Mark Esper – Photo: U.S. Army.
President Trump’s latest acting Defense Secretary has made comments that refute the Trump administration’s rationale for its transgender military ban.
Trump announced in a tweet on Tuesday that he was naming Mark Esper, the Secretary of the Army, as the new acting Secretary of Defense after the person who previously held the post, Pat Shanahan, dropped out of the confirmation process.
Trump said in a tweet that he had “no doubt” that Esper “will do a fantastic job” in his new role.
But LGBTQ activists were quick to note that Esper has previously gone on record stating that the presence of transgender troops in the military has no detrimental impact on unit cohesion.
During a Senate Armed Services Committee hearing, Esper was questioned by Sen. Kirsten Gillibrand (D-N.Y.) about whether rank-and-file soldiers are concerned about serving alongside transgender service members. Esper responded that the issue hasn’t been raised by those serving.
Esper also told CNN host Christiane Amanpour in a recent interview commemorating the 75th anniversary of D-Day that the military accepts transgender applicants if they’re able to serve, telling her: “We look at each individual as they come in” and that “there’s no blanket ban” on transgender applicants.
But several supporters of open military service have jumped on Esper’s response to Amanpour as untruthful, noting that transgender applicants come under more scrutiny than their cisgender counterparts, as they are only allowed to serve if they remain in their biological sex, and cannot be diagnosed with gender dysphoria or attempt to transition while on the job.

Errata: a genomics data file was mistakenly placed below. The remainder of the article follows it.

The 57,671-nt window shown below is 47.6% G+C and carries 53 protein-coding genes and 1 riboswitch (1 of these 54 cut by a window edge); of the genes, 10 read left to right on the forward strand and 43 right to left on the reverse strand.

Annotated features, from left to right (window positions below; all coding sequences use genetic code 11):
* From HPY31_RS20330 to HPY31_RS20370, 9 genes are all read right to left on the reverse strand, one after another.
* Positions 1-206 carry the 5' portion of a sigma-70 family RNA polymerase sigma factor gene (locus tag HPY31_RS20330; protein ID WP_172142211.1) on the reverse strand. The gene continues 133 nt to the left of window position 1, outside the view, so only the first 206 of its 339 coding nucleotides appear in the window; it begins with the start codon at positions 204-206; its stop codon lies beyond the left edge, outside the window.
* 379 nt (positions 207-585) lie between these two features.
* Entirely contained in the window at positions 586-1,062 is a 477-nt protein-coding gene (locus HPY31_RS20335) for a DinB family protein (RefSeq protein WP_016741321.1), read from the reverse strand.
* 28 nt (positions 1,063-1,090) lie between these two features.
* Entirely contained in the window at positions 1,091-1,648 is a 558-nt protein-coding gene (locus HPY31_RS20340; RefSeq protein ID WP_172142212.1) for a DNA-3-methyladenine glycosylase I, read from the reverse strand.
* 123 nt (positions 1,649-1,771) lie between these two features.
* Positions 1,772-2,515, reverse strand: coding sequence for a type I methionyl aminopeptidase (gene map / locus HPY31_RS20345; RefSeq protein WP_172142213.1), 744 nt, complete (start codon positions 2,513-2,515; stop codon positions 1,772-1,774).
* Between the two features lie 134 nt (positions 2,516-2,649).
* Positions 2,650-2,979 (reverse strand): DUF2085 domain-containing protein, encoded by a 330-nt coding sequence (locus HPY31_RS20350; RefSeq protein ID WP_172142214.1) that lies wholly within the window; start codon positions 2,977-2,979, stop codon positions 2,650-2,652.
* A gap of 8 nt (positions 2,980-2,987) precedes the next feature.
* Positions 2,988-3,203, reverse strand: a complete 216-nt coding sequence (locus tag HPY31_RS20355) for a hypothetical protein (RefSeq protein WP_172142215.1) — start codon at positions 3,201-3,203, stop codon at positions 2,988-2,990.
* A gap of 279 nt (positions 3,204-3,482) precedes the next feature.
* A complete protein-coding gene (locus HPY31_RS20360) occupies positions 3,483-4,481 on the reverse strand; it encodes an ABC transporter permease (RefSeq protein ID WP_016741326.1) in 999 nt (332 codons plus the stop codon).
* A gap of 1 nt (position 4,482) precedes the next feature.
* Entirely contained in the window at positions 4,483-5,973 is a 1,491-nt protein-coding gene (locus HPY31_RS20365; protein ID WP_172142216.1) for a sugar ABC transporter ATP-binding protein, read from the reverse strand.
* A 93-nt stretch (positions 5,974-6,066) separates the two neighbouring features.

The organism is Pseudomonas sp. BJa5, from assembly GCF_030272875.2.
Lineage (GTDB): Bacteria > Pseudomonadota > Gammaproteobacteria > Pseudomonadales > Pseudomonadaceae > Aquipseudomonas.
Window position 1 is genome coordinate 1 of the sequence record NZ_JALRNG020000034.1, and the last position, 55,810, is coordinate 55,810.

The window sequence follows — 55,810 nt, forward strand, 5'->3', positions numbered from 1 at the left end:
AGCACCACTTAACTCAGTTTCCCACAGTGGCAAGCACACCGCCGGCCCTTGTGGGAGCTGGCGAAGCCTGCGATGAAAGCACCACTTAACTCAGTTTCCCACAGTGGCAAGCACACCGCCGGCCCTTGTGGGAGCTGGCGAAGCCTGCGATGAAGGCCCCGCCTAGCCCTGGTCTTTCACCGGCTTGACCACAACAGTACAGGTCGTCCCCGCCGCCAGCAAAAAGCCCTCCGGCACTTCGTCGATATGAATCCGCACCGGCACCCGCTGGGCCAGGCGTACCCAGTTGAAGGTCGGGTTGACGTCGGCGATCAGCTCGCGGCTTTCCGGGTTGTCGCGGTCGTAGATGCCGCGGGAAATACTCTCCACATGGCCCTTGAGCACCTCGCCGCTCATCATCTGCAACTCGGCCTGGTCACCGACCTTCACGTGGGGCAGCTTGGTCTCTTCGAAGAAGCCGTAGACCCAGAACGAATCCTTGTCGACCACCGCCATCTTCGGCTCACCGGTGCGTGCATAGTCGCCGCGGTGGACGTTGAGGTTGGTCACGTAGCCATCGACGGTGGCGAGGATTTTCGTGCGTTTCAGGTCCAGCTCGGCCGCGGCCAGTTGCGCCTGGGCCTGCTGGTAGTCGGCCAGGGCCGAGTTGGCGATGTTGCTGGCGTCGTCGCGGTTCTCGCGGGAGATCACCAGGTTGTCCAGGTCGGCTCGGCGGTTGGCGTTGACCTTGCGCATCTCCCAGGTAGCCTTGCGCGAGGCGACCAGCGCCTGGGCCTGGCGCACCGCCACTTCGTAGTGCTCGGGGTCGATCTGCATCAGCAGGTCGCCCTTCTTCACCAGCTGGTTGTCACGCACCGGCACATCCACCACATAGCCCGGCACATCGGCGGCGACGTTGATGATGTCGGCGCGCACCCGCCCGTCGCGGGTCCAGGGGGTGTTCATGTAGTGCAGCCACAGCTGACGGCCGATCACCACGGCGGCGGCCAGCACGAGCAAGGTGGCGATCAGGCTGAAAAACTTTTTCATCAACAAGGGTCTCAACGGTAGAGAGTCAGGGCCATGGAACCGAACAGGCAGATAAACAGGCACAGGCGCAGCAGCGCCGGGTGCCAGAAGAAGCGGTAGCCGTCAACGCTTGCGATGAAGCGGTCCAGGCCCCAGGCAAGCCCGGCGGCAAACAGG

“To affirm that the military evaluates transgender individuals ‘like any other person’ is an outright lie,” Aaron Belkin, the director of the Palm Center, which advocates for LGBTQ-inclusive military service, said in a statement. “The military’s transgender ban is a ban, as numerous federal courts have affirmed. Fully fit and fully capable transgender individuals are banned from military service as a result of separate standards that apply only to them, and to no other troops.”
Others point to Esper’s past work for the Heritage Foundation, a conservative think tank that opposes open military service, and his work for former Senate Majority Leader Bill Frist (R-Tenn.), who blocked the repeal of “Don’t Ask, Don’t Tell” when he was in Congress, as reasons for concern.
The LGBTQ media advocacy organization GLAAD noted that Esper chaired the National Security policy subcommittee for the 2008 Republican Platform, which explicitly affirmed “the incompatibility of homosexuality with military service.”
The Modern Military Association of America, the nation’s largest nonprofit organization for LGBTQ military members and veterans, released a statement in response to Esper’s appointment.
“Esper’s past anti-LGBTQ positions and his most recent comments on transgender military service are cause for considerable concern as he is elevated to Acting Secretary of Defense,” said Andy Blevins, the executive director of MMAA. “In this crucially important role, Esper has a solemn responsibility to ensure all of our nation’s service members and their families have the full support they need and deserve — including LGBTQ service members. Considering his deeply troubling past statements, we urge Acting Secretary Esper to clarify his commitment to all military families.”